For example, I kept a log during work experience of what I did and wrote a short sentence or two on what I found interesting. Then when it came to drafting my personal statement, I already had a topic complete with a few lines, which I could work into the statement. Aside from your work experience, you can also jot notes about:
By doing this consistently, you’ll find that you have a number of relevant topics which you can include in your personal statement with a little bit of further development.
The trick isif it made you think, write it down. In reality, this is the basis of what is known as “reflective practice” and is an important part of modern medicine. And now also a useful thing for preparing material for your personal statement.
If you’re like me, you’ll go through a lot of drafts. Personally, mine had more than 10 drafts . I especially struggled with it, because I expected from myself to write a complete draft in one sitting. This meant that I got stuck right at the opening of my statement, expecting it to be perfect before I could move on to the next section. However, I quickly learnt that if I just put any opening line down and ignored it until the end, the whole statement was a lot easier to write. I also found that instead of trying to plan a statement right away, it was easier to look at all my experiences and develop those into full paragraphs that I could build into a statement. This strategy will also help you avoid overused opening sentences, as you’ll be better equipped to assess what opening works for you and the tone of your statement once you have a bigger chunk of it written down. This is a trap many students fall in that doesn’t win many admissions tutors over, so be wise and write your opening last.
The most important thing to remember is that writing your personal statement will not come quickly and so it’s important to start early and to take this into account.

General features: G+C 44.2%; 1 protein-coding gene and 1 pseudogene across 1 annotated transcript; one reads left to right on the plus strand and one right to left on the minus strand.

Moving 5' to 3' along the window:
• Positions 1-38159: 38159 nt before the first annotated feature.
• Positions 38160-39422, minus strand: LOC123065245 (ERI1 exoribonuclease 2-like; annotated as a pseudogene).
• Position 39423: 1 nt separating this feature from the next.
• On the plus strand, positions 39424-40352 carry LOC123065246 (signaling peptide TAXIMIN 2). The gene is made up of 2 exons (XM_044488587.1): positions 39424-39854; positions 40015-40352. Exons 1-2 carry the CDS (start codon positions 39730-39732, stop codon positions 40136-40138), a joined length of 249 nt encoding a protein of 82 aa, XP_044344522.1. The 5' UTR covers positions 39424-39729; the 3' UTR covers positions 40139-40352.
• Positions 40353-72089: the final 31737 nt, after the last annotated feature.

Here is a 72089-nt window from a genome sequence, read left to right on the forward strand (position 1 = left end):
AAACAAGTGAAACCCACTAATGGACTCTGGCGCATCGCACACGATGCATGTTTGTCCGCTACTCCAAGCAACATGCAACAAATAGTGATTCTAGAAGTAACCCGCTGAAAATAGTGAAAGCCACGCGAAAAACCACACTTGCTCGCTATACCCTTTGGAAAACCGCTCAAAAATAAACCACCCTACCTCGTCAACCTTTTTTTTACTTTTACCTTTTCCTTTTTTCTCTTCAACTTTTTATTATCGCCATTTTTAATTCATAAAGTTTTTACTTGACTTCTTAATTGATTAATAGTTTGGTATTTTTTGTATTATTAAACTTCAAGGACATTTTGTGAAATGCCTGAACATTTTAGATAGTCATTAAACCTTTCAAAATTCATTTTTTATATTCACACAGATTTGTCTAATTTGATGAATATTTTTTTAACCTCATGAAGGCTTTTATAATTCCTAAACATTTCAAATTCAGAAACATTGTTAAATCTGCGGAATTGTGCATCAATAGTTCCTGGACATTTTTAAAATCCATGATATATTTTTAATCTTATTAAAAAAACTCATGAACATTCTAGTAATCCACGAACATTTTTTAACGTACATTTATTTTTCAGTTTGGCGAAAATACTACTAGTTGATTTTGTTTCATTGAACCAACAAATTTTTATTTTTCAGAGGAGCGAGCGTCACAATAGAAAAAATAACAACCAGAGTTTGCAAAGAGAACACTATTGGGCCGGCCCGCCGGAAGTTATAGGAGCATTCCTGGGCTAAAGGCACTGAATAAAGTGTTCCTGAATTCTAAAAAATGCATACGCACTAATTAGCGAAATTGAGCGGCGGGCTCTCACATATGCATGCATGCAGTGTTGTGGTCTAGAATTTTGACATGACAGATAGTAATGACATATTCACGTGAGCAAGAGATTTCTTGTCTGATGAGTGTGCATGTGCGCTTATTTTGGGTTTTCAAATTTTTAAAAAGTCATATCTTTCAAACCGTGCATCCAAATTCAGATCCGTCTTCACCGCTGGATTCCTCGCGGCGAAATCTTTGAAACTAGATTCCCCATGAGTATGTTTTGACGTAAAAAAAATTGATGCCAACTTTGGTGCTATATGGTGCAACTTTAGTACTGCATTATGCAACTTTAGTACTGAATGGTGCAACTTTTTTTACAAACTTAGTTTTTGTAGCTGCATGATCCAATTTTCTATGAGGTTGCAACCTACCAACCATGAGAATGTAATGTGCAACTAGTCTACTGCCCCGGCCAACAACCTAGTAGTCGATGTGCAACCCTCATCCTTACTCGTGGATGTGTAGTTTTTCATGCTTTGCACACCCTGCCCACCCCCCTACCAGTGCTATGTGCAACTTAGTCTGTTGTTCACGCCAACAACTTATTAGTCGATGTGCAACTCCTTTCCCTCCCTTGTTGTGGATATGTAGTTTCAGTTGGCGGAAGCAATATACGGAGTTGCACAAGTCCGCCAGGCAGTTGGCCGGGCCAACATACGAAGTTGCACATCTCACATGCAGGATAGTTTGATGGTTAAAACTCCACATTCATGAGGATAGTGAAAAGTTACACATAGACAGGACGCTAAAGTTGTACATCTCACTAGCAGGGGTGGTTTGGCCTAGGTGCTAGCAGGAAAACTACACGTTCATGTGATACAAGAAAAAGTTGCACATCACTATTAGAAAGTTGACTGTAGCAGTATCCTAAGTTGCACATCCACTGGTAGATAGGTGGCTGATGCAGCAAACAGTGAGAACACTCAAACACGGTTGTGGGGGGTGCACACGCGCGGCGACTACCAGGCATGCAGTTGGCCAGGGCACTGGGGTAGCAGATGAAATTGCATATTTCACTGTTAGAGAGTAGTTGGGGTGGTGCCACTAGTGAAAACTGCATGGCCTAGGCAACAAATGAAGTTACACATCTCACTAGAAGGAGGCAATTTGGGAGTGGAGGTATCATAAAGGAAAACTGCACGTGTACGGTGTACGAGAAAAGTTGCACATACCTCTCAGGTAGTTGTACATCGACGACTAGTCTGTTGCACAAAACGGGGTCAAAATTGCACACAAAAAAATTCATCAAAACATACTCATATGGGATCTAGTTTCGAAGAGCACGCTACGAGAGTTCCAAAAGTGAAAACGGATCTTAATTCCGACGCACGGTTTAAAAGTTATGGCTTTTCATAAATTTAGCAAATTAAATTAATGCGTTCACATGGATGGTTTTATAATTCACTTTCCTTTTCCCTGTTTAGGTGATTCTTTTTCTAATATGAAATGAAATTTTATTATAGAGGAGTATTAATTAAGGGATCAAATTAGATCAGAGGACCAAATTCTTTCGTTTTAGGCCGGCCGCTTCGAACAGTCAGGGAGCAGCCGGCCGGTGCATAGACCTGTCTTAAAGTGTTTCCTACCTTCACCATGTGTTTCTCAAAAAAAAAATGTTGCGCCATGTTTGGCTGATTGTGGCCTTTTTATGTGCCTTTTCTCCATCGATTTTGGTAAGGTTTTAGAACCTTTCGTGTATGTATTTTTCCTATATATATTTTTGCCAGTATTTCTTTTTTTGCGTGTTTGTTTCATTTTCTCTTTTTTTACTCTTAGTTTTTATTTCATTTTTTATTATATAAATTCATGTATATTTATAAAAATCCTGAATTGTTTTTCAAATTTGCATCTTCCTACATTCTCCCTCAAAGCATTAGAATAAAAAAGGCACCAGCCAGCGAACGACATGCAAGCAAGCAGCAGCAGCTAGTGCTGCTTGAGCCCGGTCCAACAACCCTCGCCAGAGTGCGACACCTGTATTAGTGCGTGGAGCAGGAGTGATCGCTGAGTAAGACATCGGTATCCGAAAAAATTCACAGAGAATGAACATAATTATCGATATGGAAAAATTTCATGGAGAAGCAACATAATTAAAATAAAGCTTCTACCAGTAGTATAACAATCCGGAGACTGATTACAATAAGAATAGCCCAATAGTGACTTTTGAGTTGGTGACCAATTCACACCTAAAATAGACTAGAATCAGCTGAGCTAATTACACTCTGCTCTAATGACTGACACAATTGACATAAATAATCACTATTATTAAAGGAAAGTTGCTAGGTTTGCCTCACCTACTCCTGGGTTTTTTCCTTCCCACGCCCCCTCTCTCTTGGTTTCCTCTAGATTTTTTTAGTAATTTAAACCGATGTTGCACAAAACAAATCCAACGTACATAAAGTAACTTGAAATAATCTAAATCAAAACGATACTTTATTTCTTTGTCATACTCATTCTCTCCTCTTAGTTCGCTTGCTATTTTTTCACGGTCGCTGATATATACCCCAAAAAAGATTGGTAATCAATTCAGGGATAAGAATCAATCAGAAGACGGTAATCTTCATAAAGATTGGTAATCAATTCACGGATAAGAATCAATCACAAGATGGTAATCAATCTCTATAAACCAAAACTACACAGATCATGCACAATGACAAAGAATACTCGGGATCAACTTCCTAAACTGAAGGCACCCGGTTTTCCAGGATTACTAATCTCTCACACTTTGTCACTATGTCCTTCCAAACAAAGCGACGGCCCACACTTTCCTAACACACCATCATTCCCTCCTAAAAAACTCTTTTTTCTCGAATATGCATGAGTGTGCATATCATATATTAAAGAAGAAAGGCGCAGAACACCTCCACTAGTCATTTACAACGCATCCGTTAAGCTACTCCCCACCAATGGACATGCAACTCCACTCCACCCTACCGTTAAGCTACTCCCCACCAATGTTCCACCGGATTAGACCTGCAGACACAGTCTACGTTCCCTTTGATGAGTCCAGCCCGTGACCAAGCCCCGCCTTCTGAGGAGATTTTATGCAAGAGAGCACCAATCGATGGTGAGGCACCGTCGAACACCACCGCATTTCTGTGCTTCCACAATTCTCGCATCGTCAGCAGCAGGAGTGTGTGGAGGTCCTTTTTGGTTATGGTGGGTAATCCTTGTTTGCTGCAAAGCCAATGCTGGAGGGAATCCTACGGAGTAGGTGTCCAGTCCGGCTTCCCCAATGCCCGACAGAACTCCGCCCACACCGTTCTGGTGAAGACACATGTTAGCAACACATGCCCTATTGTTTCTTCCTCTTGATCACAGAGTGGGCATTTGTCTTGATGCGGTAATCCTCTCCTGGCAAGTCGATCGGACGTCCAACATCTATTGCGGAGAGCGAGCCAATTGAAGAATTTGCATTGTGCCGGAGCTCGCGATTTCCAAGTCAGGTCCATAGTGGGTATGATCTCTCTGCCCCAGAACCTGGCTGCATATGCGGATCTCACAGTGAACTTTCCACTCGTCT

Don’t forget that your UCAS personal statement deadline (together with the remainder of your UCAS application) is October 15th.
Speaking of deadlines, make sure you’ve checked whether your school or college has an internal deadline for personal statements. Some teachers or career advisors may want to have a look at your personal statement and give you some advice about it. You can also use these internal deadlines when it comes to starting your personal statement, as some schools also expect students to submit the first draft of their personal statement, usually at the end of year 12 or at the very start of year 13. For international students or graduates, the rules may vary slightly or there may be none such at all - if this is not the case for you, then don’t worry; with a little bit of planning and organising, you can have a draft ready with plenty of time to spare.
Don’t forget that you can always ask your teachers or career advisors for help with your personal statement by having them have a read through your drafts.
If you have written a draft, then we recommend you email it to us forour reviewing service.Dr Ashish Mandavia, former member of the interview panel at Bristol Medical School and who has experience reviewing over 1000 personal statement will review it with detailed comments, track changes and marking. Each statement is also reviewed by a second doctor/team member for completeness. If you are struggling to get a draft ready or need further assistance, we have a personal statementtutoring service where we help get you unstuck with your writing. Email us atPS@themsag.com Good luck!
Comments will be approved before showing up.